A good night's sleep can be hard to come by at the best of times, but it can be especially challenging during pregnancy. Physical discomfort, leg cramps, sleep apnea, heartburn and anxiety are some of the common reasons pregnant women are awake at night.
Read on to learn how pregnancy affects sleep and our top 5 tips to help you get better rest.
Between 66% and 94% of expectant mothers experience sleep disorders. These are often more prevalent as pregnancy progresses. Below, we break down common sleep experiences women have by trimester, all of which are affected by pregnancy hormones.
Early in pregnancy, the progesterone in your body increases, which can cause excessive sleepiness. Although you may be more tired and sleep longer in the first trimester, the sleep may not be restorative. About 13% of women have interrupted sleep because of nausea, vomiting, back pain and increased urination.
About 19% of pregnant women report sleep disorders in the second trimester. As the baby grows, you may have aches in your back, abdomen and groin, and you may have difficulty finding a comfortable sleeping position. You may also experience symptoms, such as acid reflux, leg cramps and shortness of breath. The average amount of sleep during this period decreases compared to the first trimester.
Nearly two-thirds of women have sleep disturbances in the last trimester. One-quarter of women have difficulty falling asleep, seven out of 10 have trouble staying asleep and more than one-third wake up early.
By 39 weeks, almost 74% of pregnant women have insomnia. Sleeplessness during the third trimester may be due to fetal movement, strain on your body from the growing baby, heartburn, sleep apnea and restless legs syndrome. Increased levels of oxytocin, particularly at night, can cause uterine contractions as labor gets closer.
Increased lactic and pyruvic acids in the body can make leg cramps common in the second half of pregnancy. Cramps often occur at night as acid builds up and makes muscles contract. Usually, the best way to ease cramping is to get out of bed and walk around.
Between 17% and 45% of pregnant women experience heartburn, also known as gastroesophageal reflux. Heartburn occurs when stomach acids move back up the esophagus, creating a burning sensation in the chest and throat. During pregnancy, acid reflux can be caused by relaxed muscle tissues and slower digestion. It's often worse at night.
When you're pregnant, your body produces almost 50% more blood to help the baby's growth. Your kidneys filter the extra blood and produce more urine. When you're lying down, your uterus puts pressure on your bladder, causing you to wake more frequently to go to the bathroom.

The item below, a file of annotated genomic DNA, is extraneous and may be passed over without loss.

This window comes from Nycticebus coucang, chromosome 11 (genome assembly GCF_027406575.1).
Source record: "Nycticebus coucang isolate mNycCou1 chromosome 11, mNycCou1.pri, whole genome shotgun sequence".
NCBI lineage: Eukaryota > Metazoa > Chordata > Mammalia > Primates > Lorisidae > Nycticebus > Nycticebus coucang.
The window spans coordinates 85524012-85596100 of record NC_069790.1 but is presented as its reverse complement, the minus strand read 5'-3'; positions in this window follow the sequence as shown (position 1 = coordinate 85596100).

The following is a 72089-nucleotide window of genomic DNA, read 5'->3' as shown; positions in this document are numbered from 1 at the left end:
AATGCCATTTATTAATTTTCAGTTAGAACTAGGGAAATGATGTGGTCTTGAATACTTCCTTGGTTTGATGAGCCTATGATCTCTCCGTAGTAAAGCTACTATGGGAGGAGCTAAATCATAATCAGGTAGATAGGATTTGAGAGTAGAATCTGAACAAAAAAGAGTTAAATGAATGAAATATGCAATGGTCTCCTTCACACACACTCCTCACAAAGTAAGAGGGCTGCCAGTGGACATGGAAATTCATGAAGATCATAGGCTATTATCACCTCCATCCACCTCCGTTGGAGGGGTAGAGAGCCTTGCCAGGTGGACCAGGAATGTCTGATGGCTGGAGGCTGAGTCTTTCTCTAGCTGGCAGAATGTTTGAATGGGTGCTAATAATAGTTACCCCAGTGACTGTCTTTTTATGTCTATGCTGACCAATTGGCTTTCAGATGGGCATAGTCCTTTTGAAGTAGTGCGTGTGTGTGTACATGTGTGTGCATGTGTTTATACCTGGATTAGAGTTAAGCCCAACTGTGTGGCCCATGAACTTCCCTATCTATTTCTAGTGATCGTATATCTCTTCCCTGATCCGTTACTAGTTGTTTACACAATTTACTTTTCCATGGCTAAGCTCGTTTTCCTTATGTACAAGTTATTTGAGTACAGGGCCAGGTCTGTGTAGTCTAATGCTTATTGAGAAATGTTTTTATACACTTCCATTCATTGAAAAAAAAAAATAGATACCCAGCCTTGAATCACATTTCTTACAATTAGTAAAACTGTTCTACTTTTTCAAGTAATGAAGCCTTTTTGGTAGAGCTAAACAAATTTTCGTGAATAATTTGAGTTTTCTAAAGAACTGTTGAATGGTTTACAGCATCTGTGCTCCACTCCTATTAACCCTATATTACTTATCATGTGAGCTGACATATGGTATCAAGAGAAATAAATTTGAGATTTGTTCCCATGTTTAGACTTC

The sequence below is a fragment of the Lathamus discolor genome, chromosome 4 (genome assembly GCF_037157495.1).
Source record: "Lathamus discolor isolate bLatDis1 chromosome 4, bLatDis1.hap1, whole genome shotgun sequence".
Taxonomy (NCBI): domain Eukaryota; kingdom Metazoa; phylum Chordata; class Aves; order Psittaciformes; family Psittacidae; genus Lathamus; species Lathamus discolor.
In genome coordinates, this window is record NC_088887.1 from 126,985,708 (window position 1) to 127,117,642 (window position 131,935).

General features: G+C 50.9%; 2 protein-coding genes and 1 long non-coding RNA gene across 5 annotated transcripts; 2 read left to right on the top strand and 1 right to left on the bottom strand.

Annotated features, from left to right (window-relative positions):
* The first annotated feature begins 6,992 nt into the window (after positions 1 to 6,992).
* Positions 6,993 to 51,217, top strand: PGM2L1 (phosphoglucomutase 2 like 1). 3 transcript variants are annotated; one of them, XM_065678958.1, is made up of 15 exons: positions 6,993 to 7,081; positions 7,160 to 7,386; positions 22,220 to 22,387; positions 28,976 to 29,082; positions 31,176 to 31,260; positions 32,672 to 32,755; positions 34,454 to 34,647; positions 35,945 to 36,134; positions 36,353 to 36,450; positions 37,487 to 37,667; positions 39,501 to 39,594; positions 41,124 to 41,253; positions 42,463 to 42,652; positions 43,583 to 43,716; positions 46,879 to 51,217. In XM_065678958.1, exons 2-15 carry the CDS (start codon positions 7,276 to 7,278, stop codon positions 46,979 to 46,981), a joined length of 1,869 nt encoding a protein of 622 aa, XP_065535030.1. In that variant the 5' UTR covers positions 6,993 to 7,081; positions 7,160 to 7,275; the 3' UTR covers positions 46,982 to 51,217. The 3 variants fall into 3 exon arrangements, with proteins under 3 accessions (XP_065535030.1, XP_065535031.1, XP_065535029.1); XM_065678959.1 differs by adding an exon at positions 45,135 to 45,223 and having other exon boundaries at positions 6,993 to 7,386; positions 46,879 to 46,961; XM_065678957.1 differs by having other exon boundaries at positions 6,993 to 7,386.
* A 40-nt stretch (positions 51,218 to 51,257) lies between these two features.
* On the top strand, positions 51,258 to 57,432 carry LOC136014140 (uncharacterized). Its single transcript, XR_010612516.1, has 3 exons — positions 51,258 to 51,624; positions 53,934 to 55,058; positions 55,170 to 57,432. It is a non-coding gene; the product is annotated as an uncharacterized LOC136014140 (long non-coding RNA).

Obstructive sleep apnea (OSA) occurs when you have sleep disruptions, such as snoring, gasping and pauses in breathing. OSA occurs in 2% of nonpregnant women and 10-25% of pregnant women, becoming more prevalent over the course of pregnancy. Sleep apnea symptoms in women can be caused by weight gain, uterine pressure on the diaphragm and nasal congestion from swelling of the mucous membranes. Risk factors for OSA include age and BMI.
Restless legs syndrome (RLS) is a sensorimotor disorder that often occurs in the evening or at night when you're resting. It results in a tingling sensation that causes a strong urge to move the legs, making it hard to sleep. RLS occurs in 3-10% of the population and 27-30% of pregnant women. Symptoms tend to worsen during the third trimester.
Pregnancy can be stressful, especially if you're going to be a first-time mother. Common worries include the health of the baby, labor, medical safety and financial security. Anxiety can keep your mind racing at night and interfere with restorative sleep. Research shows that women who tend to worry may be more affected by sleep changes during pregnancy.
Now that you're aware of how pregnancy affects sleep, try some of the following strategies to get better rest at night. Remember not to take over-the-counter medicines and supplements, such as sleep aids, without consulting with your physician.
If you're having trouble getting comfortable at night, sleeping on your left side may help. This eases pressure on the inferior vena cava, which is the large vein that carries blood to your heart. When you're on your side, tuck a pillow between your legs, behind your lower back or under your belly to relieve pressure and for extra support.
If visits to the bathroom are keeping you up at night, try not to drink too many fluids in the evening before bed. You need to stay hydrated though, so you may want to increase your fluid intake during the day.
To help with digestion, eat lightly at night and avoid rich or heavy foods. A few crackers before bed may help settle your stomach. You can even keep a box of crackers on your bedside table in case you're nauseous during the night.
If you're feeling anxious about the baby and worrying at night, consider taking a prenatal class to help you feel more prepared. Group classes are a great way to connect with other pregnant women and find support in the community. Prenatal yoga can help you get exercise and learn relaxation techniques.
All the usual best practices for sleep hygiene still apply when you're pregnant.
Have you gotten a better night’s rest from trying some of these tips? How have you improved your quality of sleep while being pregnant? Sound off in the comments below!
© 2021 American Sleep Association.